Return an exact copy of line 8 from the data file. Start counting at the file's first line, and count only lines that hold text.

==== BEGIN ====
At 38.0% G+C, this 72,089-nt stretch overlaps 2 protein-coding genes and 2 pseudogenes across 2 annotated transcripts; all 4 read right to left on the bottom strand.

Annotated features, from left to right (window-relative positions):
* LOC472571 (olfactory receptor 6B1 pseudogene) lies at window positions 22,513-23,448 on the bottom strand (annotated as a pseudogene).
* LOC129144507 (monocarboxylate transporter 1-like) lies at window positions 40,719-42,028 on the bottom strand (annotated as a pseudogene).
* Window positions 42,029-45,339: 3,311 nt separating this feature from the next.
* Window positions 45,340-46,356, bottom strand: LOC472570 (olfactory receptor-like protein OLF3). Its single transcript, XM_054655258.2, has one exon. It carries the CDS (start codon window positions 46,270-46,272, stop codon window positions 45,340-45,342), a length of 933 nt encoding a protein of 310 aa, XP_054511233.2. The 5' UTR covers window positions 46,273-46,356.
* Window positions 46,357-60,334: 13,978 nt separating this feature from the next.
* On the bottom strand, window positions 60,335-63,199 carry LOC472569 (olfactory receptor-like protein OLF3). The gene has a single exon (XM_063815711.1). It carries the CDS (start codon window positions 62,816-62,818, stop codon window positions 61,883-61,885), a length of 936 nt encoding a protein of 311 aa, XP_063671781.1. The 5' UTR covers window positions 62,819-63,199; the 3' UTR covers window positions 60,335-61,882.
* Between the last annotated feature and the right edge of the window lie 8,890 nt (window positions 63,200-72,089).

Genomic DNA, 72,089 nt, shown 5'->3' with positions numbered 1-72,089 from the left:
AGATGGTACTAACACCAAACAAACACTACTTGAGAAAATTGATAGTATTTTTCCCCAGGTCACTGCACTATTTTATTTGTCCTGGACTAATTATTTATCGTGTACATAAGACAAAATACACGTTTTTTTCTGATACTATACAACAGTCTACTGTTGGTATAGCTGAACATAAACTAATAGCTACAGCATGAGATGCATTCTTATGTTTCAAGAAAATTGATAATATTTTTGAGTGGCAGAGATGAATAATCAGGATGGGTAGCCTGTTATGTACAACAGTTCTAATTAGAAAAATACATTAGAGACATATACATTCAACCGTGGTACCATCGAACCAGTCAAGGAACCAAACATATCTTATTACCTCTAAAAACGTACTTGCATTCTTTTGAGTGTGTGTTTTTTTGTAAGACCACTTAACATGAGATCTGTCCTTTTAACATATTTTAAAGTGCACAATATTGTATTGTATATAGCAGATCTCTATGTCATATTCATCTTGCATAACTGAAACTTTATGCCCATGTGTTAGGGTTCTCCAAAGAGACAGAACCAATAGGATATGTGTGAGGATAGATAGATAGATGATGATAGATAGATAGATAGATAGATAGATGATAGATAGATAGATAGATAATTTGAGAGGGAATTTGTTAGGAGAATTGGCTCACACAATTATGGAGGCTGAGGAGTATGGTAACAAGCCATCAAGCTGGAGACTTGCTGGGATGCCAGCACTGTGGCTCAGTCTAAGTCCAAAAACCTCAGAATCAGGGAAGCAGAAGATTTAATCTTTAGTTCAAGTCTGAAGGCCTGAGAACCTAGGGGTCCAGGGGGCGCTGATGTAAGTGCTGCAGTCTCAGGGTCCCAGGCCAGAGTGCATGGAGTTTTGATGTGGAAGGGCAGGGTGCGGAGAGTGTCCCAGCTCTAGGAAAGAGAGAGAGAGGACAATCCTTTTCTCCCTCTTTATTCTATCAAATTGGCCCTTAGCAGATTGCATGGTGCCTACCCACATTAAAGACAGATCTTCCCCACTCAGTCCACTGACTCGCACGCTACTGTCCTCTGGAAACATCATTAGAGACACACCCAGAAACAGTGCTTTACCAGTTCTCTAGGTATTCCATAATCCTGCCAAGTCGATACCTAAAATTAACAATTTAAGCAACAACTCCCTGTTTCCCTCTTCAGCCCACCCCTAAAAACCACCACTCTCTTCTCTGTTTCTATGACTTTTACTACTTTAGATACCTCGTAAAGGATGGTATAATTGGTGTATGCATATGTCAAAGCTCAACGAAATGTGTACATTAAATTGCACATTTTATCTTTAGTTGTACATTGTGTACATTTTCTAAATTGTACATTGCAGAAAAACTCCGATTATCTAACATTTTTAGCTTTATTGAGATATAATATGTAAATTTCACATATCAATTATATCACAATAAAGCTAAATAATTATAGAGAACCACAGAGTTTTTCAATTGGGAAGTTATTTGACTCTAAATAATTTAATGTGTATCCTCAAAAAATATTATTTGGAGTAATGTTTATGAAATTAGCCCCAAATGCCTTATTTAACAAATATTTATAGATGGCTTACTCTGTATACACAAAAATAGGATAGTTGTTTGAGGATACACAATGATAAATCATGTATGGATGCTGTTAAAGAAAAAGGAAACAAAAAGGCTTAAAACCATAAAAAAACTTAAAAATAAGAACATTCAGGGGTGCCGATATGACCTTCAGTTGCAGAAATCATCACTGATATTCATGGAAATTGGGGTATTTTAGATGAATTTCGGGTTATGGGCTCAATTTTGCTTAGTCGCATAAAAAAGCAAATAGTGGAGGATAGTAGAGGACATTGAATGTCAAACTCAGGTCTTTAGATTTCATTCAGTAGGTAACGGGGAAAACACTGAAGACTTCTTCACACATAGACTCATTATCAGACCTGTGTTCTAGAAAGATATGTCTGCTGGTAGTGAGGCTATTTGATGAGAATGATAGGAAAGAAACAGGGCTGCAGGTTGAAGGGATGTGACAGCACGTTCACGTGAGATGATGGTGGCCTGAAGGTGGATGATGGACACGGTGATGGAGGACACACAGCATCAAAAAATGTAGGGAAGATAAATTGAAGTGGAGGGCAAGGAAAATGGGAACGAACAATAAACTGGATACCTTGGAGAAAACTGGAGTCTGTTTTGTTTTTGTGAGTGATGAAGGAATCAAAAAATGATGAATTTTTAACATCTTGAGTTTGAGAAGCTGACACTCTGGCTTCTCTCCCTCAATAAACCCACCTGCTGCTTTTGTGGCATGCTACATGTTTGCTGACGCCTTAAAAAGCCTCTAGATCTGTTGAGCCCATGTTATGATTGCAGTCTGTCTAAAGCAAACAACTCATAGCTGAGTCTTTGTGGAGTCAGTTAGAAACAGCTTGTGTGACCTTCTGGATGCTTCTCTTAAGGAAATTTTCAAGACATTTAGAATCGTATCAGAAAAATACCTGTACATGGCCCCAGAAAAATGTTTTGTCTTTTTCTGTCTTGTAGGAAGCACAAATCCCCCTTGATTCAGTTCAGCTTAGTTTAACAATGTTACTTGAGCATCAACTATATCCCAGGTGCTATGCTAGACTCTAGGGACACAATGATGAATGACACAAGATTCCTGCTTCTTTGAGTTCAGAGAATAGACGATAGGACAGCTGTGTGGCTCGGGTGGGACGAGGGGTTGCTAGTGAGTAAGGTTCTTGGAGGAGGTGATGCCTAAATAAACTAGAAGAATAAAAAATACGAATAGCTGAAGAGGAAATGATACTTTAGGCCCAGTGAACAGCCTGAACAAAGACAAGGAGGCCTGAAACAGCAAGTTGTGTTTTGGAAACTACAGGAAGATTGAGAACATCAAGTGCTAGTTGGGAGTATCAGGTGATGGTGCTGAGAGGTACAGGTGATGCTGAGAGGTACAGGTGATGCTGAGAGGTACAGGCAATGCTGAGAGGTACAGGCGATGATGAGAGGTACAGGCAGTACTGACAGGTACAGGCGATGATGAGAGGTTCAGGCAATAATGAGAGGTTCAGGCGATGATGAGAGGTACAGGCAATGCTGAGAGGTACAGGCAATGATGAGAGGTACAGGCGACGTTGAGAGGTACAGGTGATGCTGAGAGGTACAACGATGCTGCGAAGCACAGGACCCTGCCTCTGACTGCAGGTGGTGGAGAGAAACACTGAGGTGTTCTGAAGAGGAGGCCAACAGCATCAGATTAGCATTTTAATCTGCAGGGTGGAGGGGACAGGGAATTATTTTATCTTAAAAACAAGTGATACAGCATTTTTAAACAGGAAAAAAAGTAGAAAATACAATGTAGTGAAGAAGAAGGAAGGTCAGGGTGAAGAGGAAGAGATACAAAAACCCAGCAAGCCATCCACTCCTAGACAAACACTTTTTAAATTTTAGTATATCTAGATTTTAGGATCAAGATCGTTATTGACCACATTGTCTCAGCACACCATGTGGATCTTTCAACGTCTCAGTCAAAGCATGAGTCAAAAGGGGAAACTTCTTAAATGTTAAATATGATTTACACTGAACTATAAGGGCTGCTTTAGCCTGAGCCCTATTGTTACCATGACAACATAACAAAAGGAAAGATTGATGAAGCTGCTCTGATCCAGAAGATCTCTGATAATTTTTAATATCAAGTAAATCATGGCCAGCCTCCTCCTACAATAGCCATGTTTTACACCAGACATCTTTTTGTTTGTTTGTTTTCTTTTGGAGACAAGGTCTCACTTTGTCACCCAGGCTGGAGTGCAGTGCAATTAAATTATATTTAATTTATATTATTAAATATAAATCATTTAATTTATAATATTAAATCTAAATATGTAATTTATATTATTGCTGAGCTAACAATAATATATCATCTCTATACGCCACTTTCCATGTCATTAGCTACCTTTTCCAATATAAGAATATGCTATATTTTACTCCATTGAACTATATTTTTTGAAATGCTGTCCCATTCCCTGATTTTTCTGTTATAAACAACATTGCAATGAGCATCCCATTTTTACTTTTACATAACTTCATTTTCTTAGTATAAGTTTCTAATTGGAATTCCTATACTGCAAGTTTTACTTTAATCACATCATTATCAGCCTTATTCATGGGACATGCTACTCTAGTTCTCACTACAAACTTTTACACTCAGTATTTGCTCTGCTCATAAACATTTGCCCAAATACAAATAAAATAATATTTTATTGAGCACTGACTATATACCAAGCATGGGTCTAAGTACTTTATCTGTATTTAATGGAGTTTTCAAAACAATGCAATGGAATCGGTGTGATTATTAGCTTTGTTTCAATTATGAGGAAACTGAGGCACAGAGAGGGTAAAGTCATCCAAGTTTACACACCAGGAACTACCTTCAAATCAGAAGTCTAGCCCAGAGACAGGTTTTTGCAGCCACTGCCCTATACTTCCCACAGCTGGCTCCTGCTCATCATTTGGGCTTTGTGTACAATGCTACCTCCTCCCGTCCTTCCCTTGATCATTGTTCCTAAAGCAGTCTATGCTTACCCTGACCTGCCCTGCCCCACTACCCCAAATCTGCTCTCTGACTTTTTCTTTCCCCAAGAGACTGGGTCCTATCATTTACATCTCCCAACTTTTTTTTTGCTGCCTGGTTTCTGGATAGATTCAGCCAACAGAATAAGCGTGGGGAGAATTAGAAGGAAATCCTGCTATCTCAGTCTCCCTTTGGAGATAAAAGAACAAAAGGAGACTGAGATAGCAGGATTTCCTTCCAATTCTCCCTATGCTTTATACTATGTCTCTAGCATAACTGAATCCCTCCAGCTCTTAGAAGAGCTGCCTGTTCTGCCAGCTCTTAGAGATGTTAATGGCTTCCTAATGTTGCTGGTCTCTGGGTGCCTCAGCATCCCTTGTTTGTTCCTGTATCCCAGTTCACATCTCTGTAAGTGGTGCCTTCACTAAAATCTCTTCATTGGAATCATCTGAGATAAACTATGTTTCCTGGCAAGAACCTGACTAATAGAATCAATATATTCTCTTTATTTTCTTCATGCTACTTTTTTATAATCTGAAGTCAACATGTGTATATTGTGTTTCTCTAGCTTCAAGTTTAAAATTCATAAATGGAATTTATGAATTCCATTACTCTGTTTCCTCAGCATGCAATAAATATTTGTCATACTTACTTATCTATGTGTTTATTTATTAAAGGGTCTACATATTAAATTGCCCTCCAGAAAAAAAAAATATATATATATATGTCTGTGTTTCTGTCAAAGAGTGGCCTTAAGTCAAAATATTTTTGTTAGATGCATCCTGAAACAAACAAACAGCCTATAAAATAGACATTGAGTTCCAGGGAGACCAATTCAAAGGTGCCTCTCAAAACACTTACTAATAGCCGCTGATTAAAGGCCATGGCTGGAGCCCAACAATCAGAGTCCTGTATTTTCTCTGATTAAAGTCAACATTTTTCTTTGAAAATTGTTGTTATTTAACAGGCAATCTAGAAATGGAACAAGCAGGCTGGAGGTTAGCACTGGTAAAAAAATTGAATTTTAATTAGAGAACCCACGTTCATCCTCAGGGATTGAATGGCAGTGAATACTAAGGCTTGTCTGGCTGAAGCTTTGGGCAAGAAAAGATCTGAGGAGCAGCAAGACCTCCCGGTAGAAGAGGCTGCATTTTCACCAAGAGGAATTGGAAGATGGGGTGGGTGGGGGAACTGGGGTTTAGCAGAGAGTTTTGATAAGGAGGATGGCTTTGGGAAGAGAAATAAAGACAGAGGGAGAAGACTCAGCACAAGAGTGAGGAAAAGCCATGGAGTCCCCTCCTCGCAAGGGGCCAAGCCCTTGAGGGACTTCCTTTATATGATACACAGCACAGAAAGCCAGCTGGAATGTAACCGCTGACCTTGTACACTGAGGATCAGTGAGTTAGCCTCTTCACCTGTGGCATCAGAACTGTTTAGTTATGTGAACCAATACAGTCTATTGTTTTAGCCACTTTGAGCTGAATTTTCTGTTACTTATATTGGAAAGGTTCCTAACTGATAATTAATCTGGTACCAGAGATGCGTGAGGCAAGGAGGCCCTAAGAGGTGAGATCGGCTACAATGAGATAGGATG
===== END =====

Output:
* On the bottom strand, window positions 60,335-63,199 carry LOC472569 (olfactory receptor-like protein OLF3). The gene has a single exon (XM_063815711.1). It carries the CDS (start codon window positions 62,816-62,818, stop codon window positions 61,883-61,885), a length of 936 nt encoding a protein of 311 aa, XP_063671781.1. The 5' UTR covers window positions 62,819-63,199; the 3' UTR covers window positions 60,335-61,882.